Does Ed Davis Make More Sense for Memphis Grizzlies Than Zach Randolph?

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Does Ed Davis Make More Sense for Memphis Grizzlies Than Zach Randolph?
Joe Murphy/Getty Images

Memphis Grizzlies forward Zach Randolph has not had the most auspicious start this season.

Though he responded from an abysmal season opener with a double-double in Game 2 against Detroit, the man known as Z-Bo has struggled to adapt to new head coach David Joerger's offense.

As a result, the Grizzlies have struggled on both ends of the floor with Randolph in the game. According to NBA.com, the Grizzlies have scored an anemic 87.8 points per 100 possessions with Z-Bo on the court, while also allowing an un-Grizzlies-like 108.8 points per 100 possessions.

Obviously, Randolph won't continue to be such a black hole on offense. This is Z-Bo we're talking about. He has his Z-Bo ups and Z-Bo downs, but in the end he's always gonna Z-Bo.

But as he ages, the situation becomes a little more complicated.

Randolph is 32 years old and entering his 13th NBA season. And while his floor-bound game figures to age well since he's not terribly reliant on athleticism, the Grizzlies might be looking to reduce his minutes.

Ron Turenne/Getty Images

 

There Is Competition

Enter backup forward Ed Davis.

David didn't get much burn under former coach Lionel Hollins, but he averaged 9.7 points and 6.9 rebounds in his last half-season in Toronto before coming to Memphis, and he looked solid in the preseason. So far, in limited minutes, the Grizzlies have been better with Davis on the floor, scoring 96.3 and allowing 89.4 points per 100 possessions.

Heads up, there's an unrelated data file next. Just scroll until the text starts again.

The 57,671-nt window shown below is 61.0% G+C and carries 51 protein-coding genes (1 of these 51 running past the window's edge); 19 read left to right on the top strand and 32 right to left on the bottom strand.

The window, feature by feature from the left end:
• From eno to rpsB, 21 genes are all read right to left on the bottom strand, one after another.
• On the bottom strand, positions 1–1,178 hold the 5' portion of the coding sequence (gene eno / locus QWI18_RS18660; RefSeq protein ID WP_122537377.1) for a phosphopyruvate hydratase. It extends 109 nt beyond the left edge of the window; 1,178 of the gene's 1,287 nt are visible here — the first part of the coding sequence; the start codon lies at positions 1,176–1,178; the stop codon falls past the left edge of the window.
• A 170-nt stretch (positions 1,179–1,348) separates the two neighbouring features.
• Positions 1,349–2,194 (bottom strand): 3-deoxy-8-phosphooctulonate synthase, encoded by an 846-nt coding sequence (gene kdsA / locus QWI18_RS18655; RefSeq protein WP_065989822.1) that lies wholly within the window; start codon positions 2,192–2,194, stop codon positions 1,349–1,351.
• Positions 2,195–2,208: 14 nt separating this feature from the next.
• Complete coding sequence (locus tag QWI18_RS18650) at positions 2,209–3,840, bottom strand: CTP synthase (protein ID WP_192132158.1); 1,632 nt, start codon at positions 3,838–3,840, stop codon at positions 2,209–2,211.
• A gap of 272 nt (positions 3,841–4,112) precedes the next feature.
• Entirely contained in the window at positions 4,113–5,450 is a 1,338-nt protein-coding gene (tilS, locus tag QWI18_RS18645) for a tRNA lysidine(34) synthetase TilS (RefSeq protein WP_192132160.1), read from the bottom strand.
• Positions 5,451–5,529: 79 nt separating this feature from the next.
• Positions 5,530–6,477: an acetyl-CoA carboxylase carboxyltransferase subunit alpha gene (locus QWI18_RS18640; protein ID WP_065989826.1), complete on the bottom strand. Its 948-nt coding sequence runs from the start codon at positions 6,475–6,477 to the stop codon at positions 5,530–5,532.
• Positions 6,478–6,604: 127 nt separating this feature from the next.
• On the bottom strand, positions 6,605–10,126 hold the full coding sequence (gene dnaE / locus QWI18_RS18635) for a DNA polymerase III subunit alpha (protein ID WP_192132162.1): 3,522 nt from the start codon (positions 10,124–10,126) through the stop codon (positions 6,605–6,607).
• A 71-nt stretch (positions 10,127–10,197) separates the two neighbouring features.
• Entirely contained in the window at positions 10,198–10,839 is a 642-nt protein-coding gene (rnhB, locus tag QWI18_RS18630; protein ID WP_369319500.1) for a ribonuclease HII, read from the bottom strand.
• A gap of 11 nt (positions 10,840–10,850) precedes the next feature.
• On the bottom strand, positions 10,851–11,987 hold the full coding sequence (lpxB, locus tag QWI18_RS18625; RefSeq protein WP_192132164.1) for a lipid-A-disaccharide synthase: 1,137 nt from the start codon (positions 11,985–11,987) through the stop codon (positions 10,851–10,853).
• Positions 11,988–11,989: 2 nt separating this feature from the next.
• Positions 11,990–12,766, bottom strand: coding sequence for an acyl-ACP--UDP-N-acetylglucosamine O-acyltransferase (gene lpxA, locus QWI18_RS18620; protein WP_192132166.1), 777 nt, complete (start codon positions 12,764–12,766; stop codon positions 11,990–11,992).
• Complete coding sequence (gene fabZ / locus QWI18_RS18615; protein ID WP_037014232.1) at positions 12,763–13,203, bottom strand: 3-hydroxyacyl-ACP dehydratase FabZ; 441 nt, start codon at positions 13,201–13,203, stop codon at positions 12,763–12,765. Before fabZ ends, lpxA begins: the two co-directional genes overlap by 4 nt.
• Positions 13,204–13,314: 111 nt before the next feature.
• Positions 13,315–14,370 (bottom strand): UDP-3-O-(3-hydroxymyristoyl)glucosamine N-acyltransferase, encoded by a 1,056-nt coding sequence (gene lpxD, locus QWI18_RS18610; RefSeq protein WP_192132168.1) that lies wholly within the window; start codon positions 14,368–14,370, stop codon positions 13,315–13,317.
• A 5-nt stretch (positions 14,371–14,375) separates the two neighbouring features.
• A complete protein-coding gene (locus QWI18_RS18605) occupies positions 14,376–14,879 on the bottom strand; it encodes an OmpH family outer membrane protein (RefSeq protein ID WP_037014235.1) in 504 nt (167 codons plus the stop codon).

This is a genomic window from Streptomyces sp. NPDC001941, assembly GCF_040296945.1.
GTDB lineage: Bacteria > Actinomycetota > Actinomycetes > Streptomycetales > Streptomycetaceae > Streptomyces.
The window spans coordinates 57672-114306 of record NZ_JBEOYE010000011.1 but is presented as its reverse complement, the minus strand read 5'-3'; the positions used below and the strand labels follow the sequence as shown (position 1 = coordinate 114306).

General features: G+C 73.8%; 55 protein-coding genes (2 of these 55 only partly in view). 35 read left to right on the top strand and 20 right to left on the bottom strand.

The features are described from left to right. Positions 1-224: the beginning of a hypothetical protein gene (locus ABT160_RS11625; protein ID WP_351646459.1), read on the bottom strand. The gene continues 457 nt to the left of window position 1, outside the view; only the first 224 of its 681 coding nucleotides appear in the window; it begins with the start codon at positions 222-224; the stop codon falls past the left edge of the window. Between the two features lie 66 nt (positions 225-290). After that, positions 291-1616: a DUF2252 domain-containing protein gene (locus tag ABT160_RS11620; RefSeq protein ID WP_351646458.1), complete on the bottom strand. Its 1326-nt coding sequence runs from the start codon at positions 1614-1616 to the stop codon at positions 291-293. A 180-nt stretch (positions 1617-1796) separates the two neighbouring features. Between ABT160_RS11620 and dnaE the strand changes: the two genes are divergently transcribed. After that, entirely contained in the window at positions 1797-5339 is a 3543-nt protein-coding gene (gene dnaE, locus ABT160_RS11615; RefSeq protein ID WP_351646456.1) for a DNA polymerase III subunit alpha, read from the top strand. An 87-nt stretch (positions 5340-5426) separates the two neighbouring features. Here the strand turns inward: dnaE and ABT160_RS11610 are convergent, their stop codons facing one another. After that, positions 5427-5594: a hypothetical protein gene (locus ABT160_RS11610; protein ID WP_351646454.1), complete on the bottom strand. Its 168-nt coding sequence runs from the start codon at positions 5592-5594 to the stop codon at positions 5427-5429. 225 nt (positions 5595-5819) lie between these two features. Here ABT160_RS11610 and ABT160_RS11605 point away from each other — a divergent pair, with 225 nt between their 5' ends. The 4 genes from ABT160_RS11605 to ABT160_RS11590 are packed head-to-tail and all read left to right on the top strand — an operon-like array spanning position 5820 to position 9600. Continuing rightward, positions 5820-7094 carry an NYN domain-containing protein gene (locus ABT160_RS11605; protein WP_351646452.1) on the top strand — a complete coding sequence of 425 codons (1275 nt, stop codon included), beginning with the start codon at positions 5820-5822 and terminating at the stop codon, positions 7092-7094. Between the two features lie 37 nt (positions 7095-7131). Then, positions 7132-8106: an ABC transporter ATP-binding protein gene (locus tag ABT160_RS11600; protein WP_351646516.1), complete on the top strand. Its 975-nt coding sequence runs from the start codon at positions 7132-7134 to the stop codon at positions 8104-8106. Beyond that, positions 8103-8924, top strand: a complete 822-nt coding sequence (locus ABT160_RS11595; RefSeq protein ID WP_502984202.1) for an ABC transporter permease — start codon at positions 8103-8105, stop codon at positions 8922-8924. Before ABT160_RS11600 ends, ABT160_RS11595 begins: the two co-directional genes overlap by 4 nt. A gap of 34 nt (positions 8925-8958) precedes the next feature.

Before the season, ESPN's Marc Stein picked Davis as a player who might receive a contract extension from the Grizzlies:

...Davis is regarded in some corners as the heir to Zach Randolph's frontcourt spot alongside Marc Gasol, with Z-Bo down to this season and next season's $16.9 million option left on his contract at 32.

 

Can Ed Davis Replace Z-Bo?

Under the old Lionel Hollins system, certainly not.

Under Hollins, the Grizzlies ran an old-school offense which revolved around isolation and post play. And Randolph—a decidedly old-school player—was the key cog in the offense. Randolph's job was twofold: Don't hurt the stellar Memphis defense, and single-handedly drag the Memphis offense toward respectability.

Here are his on-off numbers for the past four full seasons in Memphis, courtesy of basketball-reference.com:

Season Net ORtg

Net Opp.

  ORtg

2009-10   +7.4   +2.5
2010-11   +7.6   +0.1
2011-12   +7.7   +0.3
2012-13   +2.5   -0.2

Until last season, Randolph was a transforming presence in the Grizzlies' offense. Last season, however, his impact fell off significantly.

This season, the Grizzlies are hoping to run an offense based more around free-flowing ball movement and less around post play. Davis will never be the kind of offensive player Randolph is—his game based more on defense and rebounding—but he's the kind of high-energy role player who can be effective in any system.

If Randolph cannot adapt his highly specialized game to the new system, he might be in trouble.

 

There's Still Plenty of Playing Time to Go Around

Randolph still has a player option for next season, but it might serve the Grizzlies well to give some of his minutes to Davis. If the front office is thinking about extending Davis, then they need to give him more minutes this season, if only to test his effectiveness with this roster. 

Joe Murphy/Getty Images

Most importantly, if the Grizzlies see themselves as a championship contender, they need to learn from their 2013 playoff vanquishers, the San Antonio Spurs, and start managing the minutes of their veteran players. Z-Bo can still be a force in the playoffs, when the tempo slows and points are hard to come by.

He's a well-established veteran, and he won't lose much by sacrificing some regular-season minutes to Davis. Fully integrating Davis into this lineup and managing Randolph's minutes will pay dividends, both in the playoffs and over the next few seasons. 

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